The e-commerce boom is not likely to deal a death blow to physical stores, not least the jewelry business. Jewelry chain boss Kenneth Madsen tells Edith Lu that brick-and-mortar stores are here to stay.
Kenneth Madsen, president of Pandora Jewelry Asia-Pacific, says physical stores will remain a key part of the group’s expansion on the Chinese mainland, which has emerged as its single largest market worldwide. (PARKER ZHENG / CHINA DAILY)
At a Pandora store in Harbour City, Tsim Sha Tsui, Kenneth Madsen was meticulously checking on the latest gems collection for the new season as a crowd of consumers milled around picking jewelry as gifts for Valentine’s Day and the Spring Festival.
Although e-commerce may have taken the world by storm, seeing and feeling something physically at first hand before buying it is critical, and brick-and-mortar stores, especially in the jewelry trade, will not disappear, says the president of Pandora Jewelry Asia-Pacific.
“When you buy jewelry, you need to touch it, feel it and see how the stone looks and reflects. Also, you have to put it on, match it with your outfit and get advice from sales associates. All these are not available online,” Madsen explains.
What we’re trying to do at Pandora is actually adding innovation to the traditional business and that’s a big part of our success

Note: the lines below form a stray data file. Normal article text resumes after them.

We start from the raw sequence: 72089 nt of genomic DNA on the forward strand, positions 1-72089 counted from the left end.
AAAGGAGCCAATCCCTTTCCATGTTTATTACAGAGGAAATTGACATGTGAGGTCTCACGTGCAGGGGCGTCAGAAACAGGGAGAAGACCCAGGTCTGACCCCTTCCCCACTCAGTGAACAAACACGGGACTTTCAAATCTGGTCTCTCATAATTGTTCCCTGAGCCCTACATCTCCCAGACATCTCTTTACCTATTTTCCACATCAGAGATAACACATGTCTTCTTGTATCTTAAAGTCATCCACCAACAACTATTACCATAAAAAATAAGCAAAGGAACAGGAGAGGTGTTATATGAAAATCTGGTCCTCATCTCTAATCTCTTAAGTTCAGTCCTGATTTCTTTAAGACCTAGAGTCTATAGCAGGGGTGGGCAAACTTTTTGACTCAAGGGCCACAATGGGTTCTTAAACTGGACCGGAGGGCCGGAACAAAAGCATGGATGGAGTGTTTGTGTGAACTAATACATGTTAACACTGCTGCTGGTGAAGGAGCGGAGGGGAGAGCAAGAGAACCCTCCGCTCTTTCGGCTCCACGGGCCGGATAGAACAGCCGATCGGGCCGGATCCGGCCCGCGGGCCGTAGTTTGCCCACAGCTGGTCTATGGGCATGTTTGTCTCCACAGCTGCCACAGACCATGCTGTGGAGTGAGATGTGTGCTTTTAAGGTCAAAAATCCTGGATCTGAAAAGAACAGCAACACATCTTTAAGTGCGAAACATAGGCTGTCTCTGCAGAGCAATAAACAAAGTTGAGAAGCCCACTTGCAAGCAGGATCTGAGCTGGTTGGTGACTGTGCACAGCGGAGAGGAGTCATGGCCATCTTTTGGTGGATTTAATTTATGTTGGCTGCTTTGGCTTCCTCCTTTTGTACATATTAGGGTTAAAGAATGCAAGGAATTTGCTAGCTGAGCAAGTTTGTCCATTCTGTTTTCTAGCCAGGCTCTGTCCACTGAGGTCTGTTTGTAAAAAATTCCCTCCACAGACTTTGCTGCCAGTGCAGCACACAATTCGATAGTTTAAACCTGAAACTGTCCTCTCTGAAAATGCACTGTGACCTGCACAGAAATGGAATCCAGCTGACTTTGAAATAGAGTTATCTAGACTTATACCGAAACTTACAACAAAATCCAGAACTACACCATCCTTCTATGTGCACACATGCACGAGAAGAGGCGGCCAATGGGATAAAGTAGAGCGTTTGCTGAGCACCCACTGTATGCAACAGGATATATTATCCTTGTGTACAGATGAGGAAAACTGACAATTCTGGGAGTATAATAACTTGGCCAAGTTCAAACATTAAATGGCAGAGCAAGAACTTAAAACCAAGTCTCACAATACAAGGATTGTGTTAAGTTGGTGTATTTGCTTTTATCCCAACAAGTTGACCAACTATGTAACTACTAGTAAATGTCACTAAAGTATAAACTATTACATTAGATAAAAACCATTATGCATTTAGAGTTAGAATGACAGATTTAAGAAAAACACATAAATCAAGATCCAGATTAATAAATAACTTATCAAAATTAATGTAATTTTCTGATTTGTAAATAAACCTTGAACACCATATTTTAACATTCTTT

Kenneth Madsen, president of Pandora Jewelry Asia-Pacific
But, to meet the growing needs of the market, the Danish jewelry manufacturer and retailer — known for its customizable charm bracelets — launched its own e-store on the Chinese mainland in late 2016. At the same time, it entered into an agreement with Tmall — the nation’s biggest online shopping platform owned by Alibaba Group Holding.
The double e-commerce approach is quite common on the mainland, as Pandora showcases its full offerings at the e-store and provides about 60 percent of all the products in Tmall, focusing more on the best sellers. The company intends to balance the two channels, but it turned out that revenue from Tmall was bigger than that of the e-store due to its mass traffic and turnover.
Combined sales from the two online channels generated about 10 percent of Pandora’s total revenue on the mainland — way above the company’s forecast in the first year of operation. The unexpected growth makes the mainland the fastest growing online market globally for Pandora.
However, Madsen sees e-commerce as being more suitable for repeat purchase. He says first-time buyers should visit physical stores, check the bracelets themselves and try them out.
He says Pandora is striving hard to integrate online and offline stores, and believes it’s the key to success for any brand at the moment.
The integration works both ways. People can click online, get confirmation from a certain store and collect the products there. Alternatively, they are able to order online and get the items shipped home if they’re unable to find the right size at physical stores.
“Physical stores will remain a very important part of our distribution and expansion in China,” says Madsen. “We can see from the Tmall data and from our research that when we open stores, our brand awareness goes up.”